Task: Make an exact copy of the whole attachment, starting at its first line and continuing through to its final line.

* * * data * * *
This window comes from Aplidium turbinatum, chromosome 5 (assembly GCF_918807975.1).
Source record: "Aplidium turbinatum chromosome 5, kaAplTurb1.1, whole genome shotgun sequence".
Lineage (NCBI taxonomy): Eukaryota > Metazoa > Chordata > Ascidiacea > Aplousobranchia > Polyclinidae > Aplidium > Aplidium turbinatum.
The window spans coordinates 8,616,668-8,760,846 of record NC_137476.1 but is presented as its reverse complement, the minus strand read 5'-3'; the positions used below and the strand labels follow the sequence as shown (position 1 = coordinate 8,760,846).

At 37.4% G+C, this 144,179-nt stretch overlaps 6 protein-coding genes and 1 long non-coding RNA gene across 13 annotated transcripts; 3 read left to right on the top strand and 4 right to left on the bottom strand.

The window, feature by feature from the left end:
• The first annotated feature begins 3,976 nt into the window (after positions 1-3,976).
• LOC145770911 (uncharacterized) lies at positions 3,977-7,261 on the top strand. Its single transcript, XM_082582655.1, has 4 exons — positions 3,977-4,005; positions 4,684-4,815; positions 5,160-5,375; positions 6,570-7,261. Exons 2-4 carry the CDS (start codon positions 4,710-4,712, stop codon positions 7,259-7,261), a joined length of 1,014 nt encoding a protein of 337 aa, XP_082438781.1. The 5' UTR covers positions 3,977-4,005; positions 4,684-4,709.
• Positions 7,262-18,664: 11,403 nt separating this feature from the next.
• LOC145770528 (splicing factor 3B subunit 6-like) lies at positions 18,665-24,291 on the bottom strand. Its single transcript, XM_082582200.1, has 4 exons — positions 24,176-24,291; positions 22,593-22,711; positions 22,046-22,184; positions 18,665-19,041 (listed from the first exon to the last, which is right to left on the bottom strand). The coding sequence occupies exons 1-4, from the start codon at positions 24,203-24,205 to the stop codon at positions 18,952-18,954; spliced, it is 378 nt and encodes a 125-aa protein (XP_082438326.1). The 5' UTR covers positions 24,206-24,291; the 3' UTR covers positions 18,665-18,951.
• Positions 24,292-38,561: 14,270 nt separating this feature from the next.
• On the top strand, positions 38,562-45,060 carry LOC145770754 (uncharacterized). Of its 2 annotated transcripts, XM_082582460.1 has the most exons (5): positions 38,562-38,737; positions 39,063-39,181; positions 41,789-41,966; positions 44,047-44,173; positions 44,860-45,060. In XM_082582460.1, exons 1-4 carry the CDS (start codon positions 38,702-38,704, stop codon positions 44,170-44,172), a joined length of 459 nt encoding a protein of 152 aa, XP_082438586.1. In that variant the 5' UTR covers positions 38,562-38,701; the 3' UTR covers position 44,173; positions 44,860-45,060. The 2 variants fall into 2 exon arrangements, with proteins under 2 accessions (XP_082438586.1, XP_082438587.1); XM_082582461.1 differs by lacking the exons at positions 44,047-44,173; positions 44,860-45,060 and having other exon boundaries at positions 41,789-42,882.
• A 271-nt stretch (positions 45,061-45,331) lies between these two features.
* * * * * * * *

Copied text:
This window comes from Aplidium turbinatum, chromosome 5 (assembly GCF_918807975.1).
Source record: "Aplidium turbinatum chromosome 5, kaAplTurb1.1, whole genome shotgun sequence".
Lineage (NCBI taxonomy): Eukaryota > Metazoa > Chordata > Ascidiacea > Aplousobranchia > Polyclinidae > Aplidium > Aplidium turbinatum.
The window spans coordinates 8,616,668-8,760,846 of record NC_137476.1 but is presented as its reverse complement, the minus strand read 5'-3'; the positions used below and the strand labels follow the sequence as shown (position 1 = coordinate 8,760,846).

At 37.4% G+C, this 144,179-nt stretch overlaps 6 protein-coding genes and 1 long non-coding RNA gene across 13 annotated transcripts; 3 read left to right on the top strand and 4 right to left on the bottom strand.

The window, feature by feature from the left end:
• The first annotated feature begins 3,976 nt into the window (after positions 1-3,976).
• LOC145770911 (uncharacterized) lies at positions 3,977-7,261 on the top strand. Its single transcript, XM_082582655.1, has 4 exons — positions 3,977-4,005; positions 4,684-4,815; positions 5,160-5,375; positions 6,570-7,261. Exons 2-4 carry the CDS (start codon positions 4,710-4,712, stop codon positions 7,259-7,261), a joined length of 1,014 nt encoding a protein of 337 aa, XP_082438781.1. The 5' UTR covers positions 3,977-4,005; positions 4,684-4,709.
• Positions 7,262-18,664: 11,403 nt separating this feature from the next.
• LOC145770528 (splicing factor 3B subunit 6-like) lies at positions 18,665-24,291 on the bottom strand. Its single transcript, XM_082582200.1, has 4 exons — positions 24,176-24,291; positions 22,593-22,711; positions 22,046-22,184; positions 18,665-19,041 (listed from the first exon to the last, which is right to left on the bottom strand). The coding sequence occupies exons 1-4, from the start codon at positions 24,203-24,205 to the stop codon at positions 18,952-18,954; spliced, it is 378 nt and encodes a 125-aa protein (XP_082438326.1). The 5' UTR covers positions 24,206-24,291; the 3' UTR covers positions 18,665-18,951.
• Positions 24,292-38,561: 14,270 nt separating this feature from the next.
• On the top strand, positions 38,562-45,060 carry LOC145770754 (uncharacterized). Of its 2 annotated transcripts, XM_082582460.1 has the most exons (5): positions 38,562-38,737; positions 39,063-39,181; positions 41,789-41,966; positions 44,047-44,173; positions 44,860-45,060. In XM_082582460.1, exons 1-4 carry the CDS (start codon positions 38,702-38,704, stop codon positions 44,170-44,172), a joined length of 459 nt encoding a protein of 152 aa, XP_082438586.1. In that variant the 5' UTR covers positions 38,562-38,701; the 3' UTR covers position 44,173; positions 44,860-45,060. The 2 variants fall into 2 exon arrangements, with proteins under 2 accessions (XP_082438586.1, XP_082438587.1); XM_082582461.1 differs by lacking the exons at positions 44,047-44,173; positions 44,860-45,060 and having other exon boundaries at positions 41,789-42,882.
• A 271-nt stretch (positions 45,061-45,331) lies between these two features.